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Wednesday, July 18, 2007

Legacy media, the blogosphere, and the intelligent design controversy

A friend wonders whether legacy mainstream media are having any better luck yet understanding what the intelligent design controversy is about. I replied saying that I am not sure that it matters, because their circulation is slowly but surely slipping. And so is their cultural significance. They are being replaced by the blogosphere, for better and worse.

Sometimes the coverage will be better and sometimes it will be worse. With the intelligent design controversy, for example, you are usually far better off reading the blogs or listening to audio of both sides than you are reading or viewing typical news coverage. That has been true ever since I started watching the controversy systematically in 2001.

In May of this year, I gave a workshop at the joint meeting of the Canadian Church Press and Roman Catholic Communicators of Canada on the blogosphere. There I noted,
The blogosphere is 30 times as big as it was 3 years ago, according to sources, with about 70,000 new weblogs are created every day. A new weblog appears every second. Who blogs? - roughly 60 million, could double in the next year. Many blogs are read by nobody, some by thousands. On the average, about 200 people a day read mine.

Yes, the creation of new blogs will level off, of course. Yes, many blogs just disappear. And yes, many are of indifferent (or awful) quality. But don't mistake legacy media grousing about the blogosphere for prophecy. Don’' mistake what I am saying for prophecy either. Consider rather how the drift to new media impacts YOUR operations.


And I quoted,
“Scan the headlines of 2005 and one question seems inevitable: Will we recall this as the year when journalism in print began to die ?”
- Project for Excellence in Journalism, State of News Media

A newspaper is a boat, a highly evolved mechanism designed and built to float in water. Blogs are bikes, built to cruise in another environment. Now, you can pull a bunch of planking off a boat and add wheels and pedals, but that won't make it as light and maneuverable as a bike."

- Blogads’ Henry Copeland
(LA Times March 7, 2007)


Will print newspapers even exist twenty years from now? Judging by the pile of newspapers that stack up in my recycling bin in mint condition each week, the odds can't be good.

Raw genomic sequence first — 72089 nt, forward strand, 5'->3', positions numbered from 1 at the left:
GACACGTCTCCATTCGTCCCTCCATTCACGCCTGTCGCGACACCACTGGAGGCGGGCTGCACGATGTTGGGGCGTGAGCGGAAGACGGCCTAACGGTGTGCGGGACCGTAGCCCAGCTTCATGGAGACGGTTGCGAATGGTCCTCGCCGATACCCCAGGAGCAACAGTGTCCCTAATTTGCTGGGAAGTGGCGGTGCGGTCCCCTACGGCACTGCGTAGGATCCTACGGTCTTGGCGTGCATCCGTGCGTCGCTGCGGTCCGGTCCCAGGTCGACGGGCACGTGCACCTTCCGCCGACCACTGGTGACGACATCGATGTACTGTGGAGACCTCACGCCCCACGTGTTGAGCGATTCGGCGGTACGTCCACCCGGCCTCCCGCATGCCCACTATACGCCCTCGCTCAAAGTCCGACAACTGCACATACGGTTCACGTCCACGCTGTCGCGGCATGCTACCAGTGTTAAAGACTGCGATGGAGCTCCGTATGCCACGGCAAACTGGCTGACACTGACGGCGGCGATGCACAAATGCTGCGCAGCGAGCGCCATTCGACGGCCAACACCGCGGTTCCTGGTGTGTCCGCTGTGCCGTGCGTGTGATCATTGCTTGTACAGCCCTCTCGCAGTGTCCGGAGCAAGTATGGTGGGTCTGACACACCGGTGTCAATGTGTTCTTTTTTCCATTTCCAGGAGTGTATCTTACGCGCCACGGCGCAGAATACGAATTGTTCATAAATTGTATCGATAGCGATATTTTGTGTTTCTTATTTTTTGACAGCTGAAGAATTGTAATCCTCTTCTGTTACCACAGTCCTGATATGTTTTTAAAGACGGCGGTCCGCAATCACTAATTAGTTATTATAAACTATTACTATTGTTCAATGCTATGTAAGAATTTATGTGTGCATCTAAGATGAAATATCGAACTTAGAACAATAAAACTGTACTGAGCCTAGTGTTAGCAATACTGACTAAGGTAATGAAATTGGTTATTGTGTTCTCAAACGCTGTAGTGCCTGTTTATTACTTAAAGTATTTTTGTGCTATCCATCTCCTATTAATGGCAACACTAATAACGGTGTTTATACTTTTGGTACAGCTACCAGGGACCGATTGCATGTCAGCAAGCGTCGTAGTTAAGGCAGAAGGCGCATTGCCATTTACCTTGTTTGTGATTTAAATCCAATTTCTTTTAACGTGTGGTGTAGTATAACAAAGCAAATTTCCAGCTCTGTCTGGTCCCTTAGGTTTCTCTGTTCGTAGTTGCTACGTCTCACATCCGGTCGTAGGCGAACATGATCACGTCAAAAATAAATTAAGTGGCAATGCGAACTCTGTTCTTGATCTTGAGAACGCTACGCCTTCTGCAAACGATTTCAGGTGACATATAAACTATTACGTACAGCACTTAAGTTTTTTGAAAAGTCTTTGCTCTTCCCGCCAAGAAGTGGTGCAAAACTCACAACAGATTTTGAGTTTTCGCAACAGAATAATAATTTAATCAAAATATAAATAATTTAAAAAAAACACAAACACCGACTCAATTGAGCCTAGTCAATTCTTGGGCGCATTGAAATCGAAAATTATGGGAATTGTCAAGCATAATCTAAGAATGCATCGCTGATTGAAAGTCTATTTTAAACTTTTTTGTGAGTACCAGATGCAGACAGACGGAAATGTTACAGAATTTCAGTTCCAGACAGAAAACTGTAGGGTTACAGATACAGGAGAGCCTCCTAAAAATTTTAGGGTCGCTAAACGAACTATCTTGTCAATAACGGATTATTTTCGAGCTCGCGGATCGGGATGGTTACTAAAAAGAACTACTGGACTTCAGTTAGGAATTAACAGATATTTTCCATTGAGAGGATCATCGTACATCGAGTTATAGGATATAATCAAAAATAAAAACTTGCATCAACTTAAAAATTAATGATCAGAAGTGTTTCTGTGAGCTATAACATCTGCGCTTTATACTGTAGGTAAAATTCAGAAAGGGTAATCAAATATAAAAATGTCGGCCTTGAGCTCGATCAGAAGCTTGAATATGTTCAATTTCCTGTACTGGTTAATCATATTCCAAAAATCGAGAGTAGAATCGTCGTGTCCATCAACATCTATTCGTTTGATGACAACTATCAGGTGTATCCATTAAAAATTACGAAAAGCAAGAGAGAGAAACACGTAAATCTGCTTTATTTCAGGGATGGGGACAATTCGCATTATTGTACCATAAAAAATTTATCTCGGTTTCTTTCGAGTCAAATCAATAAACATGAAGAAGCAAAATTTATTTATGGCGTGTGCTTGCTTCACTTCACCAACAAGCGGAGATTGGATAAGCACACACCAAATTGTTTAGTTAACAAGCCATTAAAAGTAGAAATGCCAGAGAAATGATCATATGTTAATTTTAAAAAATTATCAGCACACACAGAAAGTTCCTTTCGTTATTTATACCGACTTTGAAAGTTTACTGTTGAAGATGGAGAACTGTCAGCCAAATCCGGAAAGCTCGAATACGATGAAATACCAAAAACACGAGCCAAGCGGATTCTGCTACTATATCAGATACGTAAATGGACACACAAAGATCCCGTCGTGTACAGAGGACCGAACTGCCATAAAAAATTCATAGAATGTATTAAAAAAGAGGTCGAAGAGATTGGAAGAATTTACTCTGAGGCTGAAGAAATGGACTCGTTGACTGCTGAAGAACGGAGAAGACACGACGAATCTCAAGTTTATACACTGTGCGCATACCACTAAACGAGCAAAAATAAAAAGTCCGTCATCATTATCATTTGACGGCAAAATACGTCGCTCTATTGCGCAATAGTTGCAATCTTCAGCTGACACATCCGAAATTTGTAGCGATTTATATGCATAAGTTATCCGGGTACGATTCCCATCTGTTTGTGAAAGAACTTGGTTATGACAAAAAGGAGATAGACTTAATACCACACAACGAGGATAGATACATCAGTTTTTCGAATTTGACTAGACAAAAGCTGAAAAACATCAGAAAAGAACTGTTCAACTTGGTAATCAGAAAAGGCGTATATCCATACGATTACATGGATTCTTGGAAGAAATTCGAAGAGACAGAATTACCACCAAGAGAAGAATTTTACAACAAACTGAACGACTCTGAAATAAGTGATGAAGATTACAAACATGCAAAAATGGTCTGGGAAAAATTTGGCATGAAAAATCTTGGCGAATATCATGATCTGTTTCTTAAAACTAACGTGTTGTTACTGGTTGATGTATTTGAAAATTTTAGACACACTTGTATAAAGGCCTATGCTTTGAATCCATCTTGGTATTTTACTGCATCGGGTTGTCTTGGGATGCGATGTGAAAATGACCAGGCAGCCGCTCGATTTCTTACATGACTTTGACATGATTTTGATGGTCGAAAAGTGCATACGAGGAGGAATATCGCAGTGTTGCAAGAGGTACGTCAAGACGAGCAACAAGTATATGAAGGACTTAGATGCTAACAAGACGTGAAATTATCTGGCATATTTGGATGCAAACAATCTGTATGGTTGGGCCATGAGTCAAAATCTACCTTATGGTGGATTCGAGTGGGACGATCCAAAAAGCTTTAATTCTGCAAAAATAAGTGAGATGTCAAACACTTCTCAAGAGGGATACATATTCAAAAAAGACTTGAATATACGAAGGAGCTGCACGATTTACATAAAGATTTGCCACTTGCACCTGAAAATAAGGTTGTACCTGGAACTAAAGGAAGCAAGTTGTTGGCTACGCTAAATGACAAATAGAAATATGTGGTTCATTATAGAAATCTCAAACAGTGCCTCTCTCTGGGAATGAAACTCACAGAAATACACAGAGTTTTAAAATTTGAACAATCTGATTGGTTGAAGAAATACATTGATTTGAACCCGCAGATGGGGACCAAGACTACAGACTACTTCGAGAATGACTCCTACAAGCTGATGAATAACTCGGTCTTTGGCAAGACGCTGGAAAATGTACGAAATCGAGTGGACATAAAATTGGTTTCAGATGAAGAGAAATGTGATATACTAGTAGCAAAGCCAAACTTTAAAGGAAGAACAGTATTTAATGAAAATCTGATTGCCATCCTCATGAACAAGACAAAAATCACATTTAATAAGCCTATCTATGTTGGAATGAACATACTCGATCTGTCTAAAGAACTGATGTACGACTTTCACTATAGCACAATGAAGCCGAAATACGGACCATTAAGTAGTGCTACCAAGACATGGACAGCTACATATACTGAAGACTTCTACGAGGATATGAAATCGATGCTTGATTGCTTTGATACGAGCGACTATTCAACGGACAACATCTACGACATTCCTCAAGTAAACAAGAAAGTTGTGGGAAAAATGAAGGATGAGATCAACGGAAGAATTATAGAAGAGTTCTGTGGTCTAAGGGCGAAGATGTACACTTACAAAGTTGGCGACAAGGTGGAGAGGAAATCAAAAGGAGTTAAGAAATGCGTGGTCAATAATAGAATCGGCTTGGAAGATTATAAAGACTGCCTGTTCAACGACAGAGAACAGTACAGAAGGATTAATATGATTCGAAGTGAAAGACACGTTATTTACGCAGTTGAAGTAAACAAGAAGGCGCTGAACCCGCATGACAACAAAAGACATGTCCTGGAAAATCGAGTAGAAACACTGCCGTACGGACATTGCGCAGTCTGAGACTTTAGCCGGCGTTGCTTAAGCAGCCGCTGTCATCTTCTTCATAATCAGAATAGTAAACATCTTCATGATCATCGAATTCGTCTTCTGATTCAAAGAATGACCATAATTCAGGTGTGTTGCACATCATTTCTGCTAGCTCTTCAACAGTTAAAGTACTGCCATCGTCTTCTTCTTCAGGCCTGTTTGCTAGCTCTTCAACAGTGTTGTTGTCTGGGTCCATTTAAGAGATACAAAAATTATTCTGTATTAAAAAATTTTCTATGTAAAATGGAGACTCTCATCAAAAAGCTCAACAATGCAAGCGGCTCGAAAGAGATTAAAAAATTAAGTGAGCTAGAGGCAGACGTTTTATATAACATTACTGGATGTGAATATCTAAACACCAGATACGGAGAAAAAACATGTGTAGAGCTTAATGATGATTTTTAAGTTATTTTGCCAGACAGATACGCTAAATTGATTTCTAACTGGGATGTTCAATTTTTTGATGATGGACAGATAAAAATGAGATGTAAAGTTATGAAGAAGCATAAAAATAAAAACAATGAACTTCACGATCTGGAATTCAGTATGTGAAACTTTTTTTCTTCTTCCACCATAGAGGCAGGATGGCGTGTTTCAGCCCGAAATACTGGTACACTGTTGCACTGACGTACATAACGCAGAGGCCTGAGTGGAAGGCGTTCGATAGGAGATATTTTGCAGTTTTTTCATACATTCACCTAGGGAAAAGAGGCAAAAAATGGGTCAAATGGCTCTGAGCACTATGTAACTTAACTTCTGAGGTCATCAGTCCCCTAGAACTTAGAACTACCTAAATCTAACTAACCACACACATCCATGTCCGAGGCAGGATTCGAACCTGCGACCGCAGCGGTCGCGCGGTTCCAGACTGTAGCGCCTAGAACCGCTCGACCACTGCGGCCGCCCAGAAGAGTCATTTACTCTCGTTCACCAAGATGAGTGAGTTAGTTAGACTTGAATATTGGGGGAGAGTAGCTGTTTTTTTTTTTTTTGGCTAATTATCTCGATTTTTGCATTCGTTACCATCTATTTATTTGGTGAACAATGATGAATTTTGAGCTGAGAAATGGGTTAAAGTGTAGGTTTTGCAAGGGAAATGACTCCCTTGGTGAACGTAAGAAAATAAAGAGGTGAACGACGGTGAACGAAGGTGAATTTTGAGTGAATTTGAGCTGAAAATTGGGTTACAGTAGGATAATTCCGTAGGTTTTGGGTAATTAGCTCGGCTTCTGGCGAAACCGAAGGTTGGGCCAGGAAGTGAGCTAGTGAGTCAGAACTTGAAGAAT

– Patrick Ruffini, The Information Hunter-Gatherers, March 10, 2007

Slowly but surely, the marketplace is coming to be dominated by a rising generation unaccustomed to the touch of newsprint at their fingerprints. It's not just that everything is moving to the Web. It's that the notion of broadcasting to the masses is dying. The audience used to passively consume content; now they're information hunter-gatherers, cobbling together a customized diet of information from the Web and their TiVo. To succeed in this environment, your media has to be interesting every time out or the viewer will time-shift to something else. That's different than the days when your name had to be Dan, Peter, or Tom, and the 6:30 time slot was your megaphone. – Patrick Ruffini, The Information Hunter-Gatherers, March 10, 2007


Generally, a related development is that legacy mainstream media are no longer able to simply control public perceptions to advance an agenda with which its owner, writers, or advertisers feel comfortable. Cornelia Dean of the New York Times was not able to get a persecution going against young earth geologist Marcus Ross, for example, though her article makes obvious the fact that she was trying. Increasingly, legacy media have been reduced to actually trying to find out what is going on in the intelligent design controversy.

Here, I talk about the way in which legacy media have functioned as the best friends of the intelligent design guys, totally against the media people's own intentions and wishes - ensuring that far more people now read ID books than ever would have otherwise. I'd love to write a book some time about how and why that happened, especially about the role of the evil wizards at the Discovery Institute (har, har) who have time and again - apparently effortlessly - made both negative legacy media coverage and the normal behaviour of frantic Darwinists work in their interests.

That is not, of course, a mystery, let alone a plot. I am uncertain about whether it even required exceptional intelligence. It required exceptional realism about one's own environment, of course - I would be inclined to call it hyperrealism, but that sounds too much like art gallery lingo. Anyway, back to work. I don't blog for a living, after all, and I have a couple more stories to put up before I can go back to my day job.

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